One popular theme New Year’s Resolutions are centered around is the desire to lose weight. Every new year sees gym memberships spike, with many people looking at the newest, ‘best’ diet to help them lose weight and become healthier. It’s all too easy to fall into the trap set by one of those popular “fad diets.” You know, the diets that promise quick weight loss and (sometimes) better overall health. I want to discuss the pros and cons of some of the more recent popular diet plans and then provide a final opinion. As always, if you’re thinking about starting a diet, it’s best to discuss a plan with your physician or health care provider to determine what’s best for you.
Idea/Purpose: This diet gained popularity more than ten years ago and has been promoted by both celebrities and the press. Unlike most of the other diets described in this article (with the exception of the ketogenic diet), the gluten-free diet came from medical necessity. About 1% of the US population has Celiac disease and cannot consume gluten without documented negative health effects.
Gluten is a generic name for the proteins that are found in wheat products, rye, and barley. It helps bread hold its shape and texture. There are some misconceptions about what it means to stop eating gluten. People think they will be healthier and lose weight because going gluten-free is also going ‘carb-free.’ The issue with this? Going gluten-free is not the same as going carb-free—gluten-free foods still contain carbohydrates!
What it consists of: Starting a gluten-free diet means eliminating any food that may have gluten proteins. This includes most grains, like wheats, rye, and barley. People who follow a gluten-free diet cannot consume foods that are made with regular wheat flour. Regular beer has gluten and cannot be consumed by someone on a gluten-free diet. There are a lot of foods that surprisingly contain gluten, which makes it difficult to adhere to the diet. Checking ingredients is a must!
Gluten-Free Diet Pros and Cons
Pros: Some think that gluten can contribute to inflammatory processes and that by eliminating gluten, one might be able to potentially decrease inflammation in the body. This has not been fully proven or disproven. We’ll keep it on the ‘Pros’ side for now—if research proves this potential pro, it may be worth looking at going forward.
Cons: There is quite a bit of evidence that a gluten-free diet may be more harmful than beneficial. A 2017 study showed that people who had the lowest amount of gluten intake actually had a slightly higher unadjusted rate of heart disease than those with the highest gluten intake. A study from 2016 showed that gluten-free foods lack vital nutrients and vitamins like folate, vitamin B12, vitamin D, calcium, iron, magnesium, and fiber. Lack of these vitamins and minerals can create serious health problems. Nutrient deficiencies in people with Celiac have been so well-documented that people who have celiac often have a nutritionist on their health care team.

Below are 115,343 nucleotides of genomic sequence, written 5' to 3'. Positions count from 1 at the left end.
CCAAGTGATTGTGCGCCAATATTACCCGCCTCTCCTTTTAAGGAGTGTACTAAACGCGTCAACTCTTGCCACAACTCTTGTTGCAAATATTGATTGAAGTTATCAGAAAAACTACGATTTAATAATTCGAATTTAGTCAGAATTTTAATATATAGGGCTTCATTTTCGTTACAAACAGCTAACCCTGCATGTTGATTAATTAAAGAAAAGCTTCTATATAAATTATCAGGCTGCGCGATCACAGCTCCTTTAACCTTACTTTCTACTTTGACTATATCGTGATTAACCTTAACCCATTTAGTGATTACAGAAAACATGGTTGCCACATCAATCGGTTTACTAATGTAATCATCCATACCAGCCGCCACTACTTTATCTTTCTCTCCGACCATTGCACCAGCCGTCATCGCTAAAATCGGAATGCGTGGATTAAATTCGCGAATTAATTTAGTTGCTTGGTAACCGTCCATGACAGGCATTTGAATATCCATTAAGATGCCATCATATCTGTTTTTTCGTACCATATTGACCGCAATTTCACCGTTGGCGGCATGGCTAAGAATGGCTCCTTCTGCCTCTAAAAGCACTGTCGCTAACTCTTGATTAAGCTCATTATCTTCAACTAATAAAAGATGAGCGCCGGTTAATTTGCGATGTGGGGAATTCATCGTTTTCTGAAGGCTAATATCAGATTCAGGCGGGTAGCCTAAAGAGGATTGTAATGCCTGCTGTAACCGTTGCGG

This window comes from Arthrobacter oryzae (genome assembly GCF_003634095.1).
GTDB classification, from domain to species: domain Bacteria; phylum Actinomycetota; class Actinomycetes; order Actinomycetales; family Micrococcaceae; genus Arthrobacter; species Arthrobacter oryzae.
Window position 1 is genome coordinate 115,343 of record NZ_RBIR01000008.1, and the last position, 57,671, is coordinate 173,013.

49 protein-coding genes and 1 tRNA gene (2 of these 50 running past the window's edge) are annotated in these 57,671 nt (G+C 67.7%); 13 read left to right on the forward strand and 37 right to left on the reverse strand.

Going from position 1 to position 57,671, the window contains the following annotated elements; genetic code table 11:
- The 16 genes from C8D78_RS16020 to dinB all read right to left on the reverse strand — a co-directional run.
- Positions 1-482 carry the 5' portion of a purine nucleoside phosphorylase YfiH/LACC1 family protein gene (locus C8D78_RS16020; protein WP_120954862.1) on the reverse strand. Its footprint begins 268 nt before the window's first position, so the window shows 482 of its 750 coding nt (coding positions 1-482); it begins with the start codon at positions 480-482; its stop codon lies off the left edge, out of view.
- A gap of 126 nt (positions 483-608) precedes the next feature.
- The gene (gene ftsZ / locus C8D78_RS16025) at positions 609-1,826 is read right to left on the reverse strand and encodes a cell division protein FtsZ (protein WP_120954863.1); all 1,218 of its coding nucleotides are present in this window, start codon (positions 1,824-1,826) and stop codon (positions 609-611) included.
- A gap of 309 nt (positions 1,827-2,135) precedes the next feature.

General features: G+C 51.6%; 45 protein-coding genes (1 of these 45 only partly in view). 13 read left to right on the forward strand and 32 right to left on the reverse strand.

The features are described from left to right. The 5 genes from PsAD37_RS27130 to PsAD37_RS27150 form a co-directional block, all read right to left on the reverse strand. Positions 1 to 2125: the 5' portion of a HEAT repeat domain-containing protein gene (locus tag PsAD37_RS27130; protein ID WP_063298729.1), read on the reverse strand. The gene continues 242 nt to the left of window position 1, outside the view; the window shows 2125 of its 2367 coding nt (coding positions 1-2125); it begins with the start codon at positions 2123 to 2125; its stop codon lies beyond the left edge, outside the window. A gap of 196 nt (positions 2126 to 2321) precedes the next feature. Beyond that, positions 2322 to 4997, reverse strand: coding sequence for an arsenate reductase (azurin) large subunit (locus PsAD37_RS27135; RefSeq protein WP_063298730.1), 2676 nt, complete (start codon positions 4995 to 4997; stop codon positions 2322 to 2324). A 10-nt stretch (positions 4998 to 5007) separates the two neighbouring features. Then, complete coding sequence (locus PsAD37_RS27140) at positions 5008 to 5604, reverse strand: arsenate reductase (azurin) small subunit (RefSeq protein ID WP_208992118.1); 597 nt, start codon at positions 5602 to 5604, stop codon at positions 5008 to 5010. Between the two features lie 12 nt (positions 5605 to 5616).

There has also been increasing concern over arsenic and heavy metal exposure with gluten-free diets. Increased levels of arsenic, mercury, lead, and cadmium have been found in the blood and urine of people with gluten-free diets. This may be due to an over-reliance on foods such as rice and seafood which may cause increased levels of certain heavy metals in the body.
Final Verdict? Not a good option. Unless you have health-related issues like Celiac or documented gluten-intolerance, adopting a gluten-free diet is not beneficial and may do more harm than good.
Idea/Purpose: The Paleolithic diet (Paleo for short) has become popular in the last few years, but the idea of eating like our Stone Age ancestors first popped up around 1975. The idea behind the paleo diet is called the “discordance hypothesis,” and is based on the idea that our bodies are not equipped to deal with a modern diet. Paleo dieting looks at what is more “natural” for us to eat, simulating the diets of our hunter-gatherer ancestors. Proponents of the Paleo diet argue that it is healthier for us to eat this way, while opponents argue that this view may oversimplify the story of how humans actually adapted to changes in their diets once farming was introduced. Genetic research has shown that humans have actually evolved to develop an increased number of genes related to the breakdown of dietary starches.
What it Consists of: The Paleo diet primarily focuses on eating foods that would have been available during the time of hunter-gatherers. This means the diet is heavy on fruits, vegetables, nuts/seeds, and lean meats (primarily grass-fed animals or wild game). Fish like salmon and mackerel are eaten to provide the beneficial Omega-3 fatty acids. Foods that were introduced when humans started farming are excluded from the diet, which includes grains like wheat, oat, barley and legumes (beans and lentils). This also means that dairy products are eliminated from the diet, along with refined sugar, salt, potatoes, and all highly processed foods.
Paleo Diet Pros and Cons
Pros: The Paleo diet definitely has the potential to help you lose weight, but there are no clear long-term studies that examine its long-term effects. It has demonstrated some potential to help reduce the risk of cardiovascular disease and type 2 diabetes.
Cons: Despite the potential benefits, there are still some concerns about the Paleo diet. A critical absence of calcium comes with the absence of dairy. There is also a concern with the lack of whole grains and legumes, which are a good source of fiber and vitamins that are needed in most diets to stay healthy. The Paleo diet can also be costly as it eliminates some affordable foods and requires others that may be more expensive.
Final Verdict? Some potential. But you may be able to achieve the same effects with healthy moderation in your regular diet along with exercise.
Idea/Purpose: The idea behind the ketogenic diet lies in the theory that getting your caloric intake from fat instead of carbs forces the body to use alternate pathways to create energy. Ideally, in the ketogenic diet, the body burns fat as its energy source and the body, therefore, enters a state called “ketosis.” Science has shown that ketosis may have some brain-protecting benefits, and this type of diet is often used in patients with seizures that may not respond well to other medications.
What it consists of: The ketogenic diet focuses on a high-fat, low carbohydrate regiment. A general rule of thumb is that fewer than 50 grams of carbohydrates (equal to less than 4 slices of bread!) are consumed per day. Doctors sometimes come up with a specific ratio of fat to carbs for the diets of specific patients.